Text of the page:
We employ a critical appraisal of the limitations of existing concepts and tools we have to engage ethically with trans subjectivities and co-researchers with trans, non-binary and queer identities and for challenging cisgenderism and transphobia. The issues we discuss draw from fieldwork within UK and Australian contexts which involved a range of methods approached with critical community psychology and sociologies of gender perspectives. The key issues we negotiated concern: formulating progressive, consent-giving practices that avoid problematic inscriptions of dominant identity categories; facilitating safer research spaces; rethinking crude characterisations of trans subjects as vulnerable/risky; and promoting enhanced engagement with research accounts produced. This piece does not offer an exhaustive ethical review or proposed guidelines, but instead reflects upon how challenges emerged in our practice and were negotiated. These discussions contribute to an ongoing dialogue about how we create ethical contexts for engagement in our research.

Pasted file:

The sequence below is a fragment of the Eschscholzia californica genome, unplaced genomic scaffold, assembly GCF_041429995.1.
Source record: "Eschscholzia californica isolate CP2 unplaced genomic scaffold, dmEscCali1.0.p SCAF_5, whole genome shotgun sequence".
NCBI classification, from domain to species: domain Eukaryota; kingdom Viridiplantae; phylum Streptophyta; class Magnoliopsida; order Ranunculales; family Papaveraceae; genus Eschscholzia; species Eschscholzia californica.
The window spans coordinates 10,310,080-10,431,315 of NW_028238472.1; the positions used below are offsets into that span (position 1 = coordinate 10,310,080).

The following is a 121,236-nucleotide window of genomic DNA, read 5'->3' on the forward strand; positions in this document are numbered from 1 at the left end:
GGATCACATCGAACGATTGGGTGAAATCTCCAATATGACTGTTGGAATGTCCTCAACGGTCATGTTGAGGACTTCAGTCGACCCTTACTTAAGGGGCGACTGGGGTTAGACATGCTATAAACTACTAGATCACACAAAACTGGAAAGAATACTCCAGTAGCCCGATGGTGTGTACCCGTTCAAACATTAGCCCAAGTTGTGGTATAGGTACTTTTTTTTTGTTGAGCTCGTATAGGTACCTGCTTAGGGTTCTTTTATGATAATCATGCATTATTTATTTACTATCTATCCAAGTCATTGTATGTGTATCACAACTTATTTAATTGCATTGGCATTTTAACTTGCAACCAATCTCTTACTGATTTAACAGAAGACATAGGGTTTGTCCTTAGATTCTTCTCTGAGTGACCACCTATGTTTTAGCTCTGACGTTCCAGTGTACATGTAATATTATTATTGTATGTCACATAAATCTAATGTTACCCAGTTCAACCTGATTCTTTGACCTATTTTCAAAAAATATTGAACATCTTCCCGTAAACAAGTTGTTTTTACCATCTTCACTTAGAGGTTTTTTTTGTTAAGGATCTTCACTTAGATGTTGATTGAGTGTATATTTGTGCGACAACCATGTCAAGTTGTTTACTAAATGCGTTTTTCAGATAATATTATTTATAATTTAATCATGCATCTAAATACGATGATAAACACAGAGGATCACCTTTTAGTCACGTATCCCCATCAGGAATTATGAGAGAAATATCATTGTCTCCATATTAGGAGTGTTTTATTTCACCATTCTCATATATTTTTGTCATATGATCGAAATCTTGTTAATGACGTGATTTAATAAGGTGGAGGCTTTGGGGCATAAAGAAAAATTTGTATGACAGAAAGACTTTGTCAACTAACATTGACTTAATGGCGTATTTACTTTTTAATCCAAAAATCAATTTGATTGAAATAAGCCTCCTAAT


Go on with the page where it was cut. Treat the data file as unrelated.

|Title of host publication||The emergence of trans|
|Subtitle of host publication||Cultures, politics and everyday lives|
|Editors||Ruth Pearce, Igi Moon, Kat Gupta, Deborah Lynn Steinberg|
|Place of Publication||United Kingdom|
|Number of pages||14|
|Publication status||E-pub ahead of print - 05 Aug 2019|
|Name||Gender, bodies and transformation|